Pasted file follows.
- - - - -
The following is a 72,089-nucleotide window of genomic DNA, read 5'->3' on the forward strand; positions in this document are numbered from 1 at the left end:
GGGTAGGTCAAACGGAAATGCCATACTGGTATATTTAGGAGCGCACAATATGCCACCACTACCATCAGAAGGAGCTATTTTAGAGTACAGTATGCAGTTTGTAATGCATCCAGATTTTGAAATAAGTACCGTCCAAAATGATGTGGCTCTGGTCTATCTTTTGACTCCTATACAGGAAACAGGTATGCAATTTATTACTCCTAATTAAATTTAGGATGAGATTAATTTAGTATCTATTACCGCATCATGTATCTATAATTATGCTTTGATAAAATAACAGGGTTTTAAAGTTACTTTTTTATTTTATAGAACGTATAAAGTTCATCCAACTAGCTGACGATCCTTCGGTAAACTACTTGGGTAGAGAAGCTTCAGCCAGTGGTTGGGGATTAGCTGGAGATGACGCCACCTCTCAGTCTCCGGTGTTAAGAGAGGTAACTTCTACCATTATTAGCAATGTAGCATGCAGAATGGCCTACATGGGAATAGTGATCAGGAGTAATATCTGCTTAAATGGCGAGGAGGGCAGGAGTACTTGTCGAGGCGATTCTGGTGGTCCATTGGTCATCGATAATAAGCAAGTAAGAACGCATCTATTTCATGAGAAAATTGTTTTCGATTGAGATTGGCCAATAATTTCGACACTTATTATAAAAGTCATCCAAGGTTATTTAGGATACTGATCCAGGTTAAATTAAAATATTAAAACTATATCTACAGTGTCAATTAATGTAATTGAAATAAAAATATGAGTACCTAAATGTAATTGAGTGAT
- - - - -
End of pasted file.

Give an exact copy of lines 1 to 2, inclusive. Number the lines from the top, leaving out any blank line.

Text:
The following is a 72,089-nucleotide window of genomic DNA, read 5'->3' on the forward strand; positions in this document are numbered from 1 at the left end:
GGGTAGGTCAAACGGAAATGCCATACTGGTATATTTAGGAGCGCACAATATGCCACCACTACCATCAGAAGGAGCTATTTTAGAGTACAGTATGCAGTTTGTAATGCATCCAGATTTTGAAATAAGTACCGTCCAAAATGATGTGGCTCTGGTCTATCTTTTGACTCCTATACAGGAAACAGGTATGCAATTTATTACTCCTAATTAAATTTAGGATGAGATTAATTTAGTATCTATTACCGCATCATGTATCTATAATTATGCTTTGATAAAATAACAGGGTTTTAAAGTTACTTTTTTATTTTATAGAACGTATAAAGTTCATCCAACTAGCTGACGATCCTTCGGTAAACTACTTGGGTAGAGAAGCTTCAGCCAGTGGTTGGGGATTAGCTGGAGATGACGCCACCTCTCAGTCTCCGGTGTTAAGAGAGGTAACTTCTACCATTATTAGCAATGTAGCATGCAGAATGGCCTACATGGGAATAGTGATCAGGAGTAATATCTGCTTAAATGGCGAGGAGGGCAGGAGTACTTGTCGAGGCGATTCTGGTGGTCCATTGGTCATCGATAATAAGCAAGTAAGAACGCATCTATTTCATGAGAAAATTGTTTTCGATTGAGATTGGCCAATAATTTCGACACTTATTATAAAAGTCATCCAAGGTTATTTAGGATACTGATCCAGGTTAAATTAAAATATTAAAACTATATCTACAGTGTCAATTAATGTAATTGAAATAAAAATATGAGTACCTAAATGTAATTGAGTGAT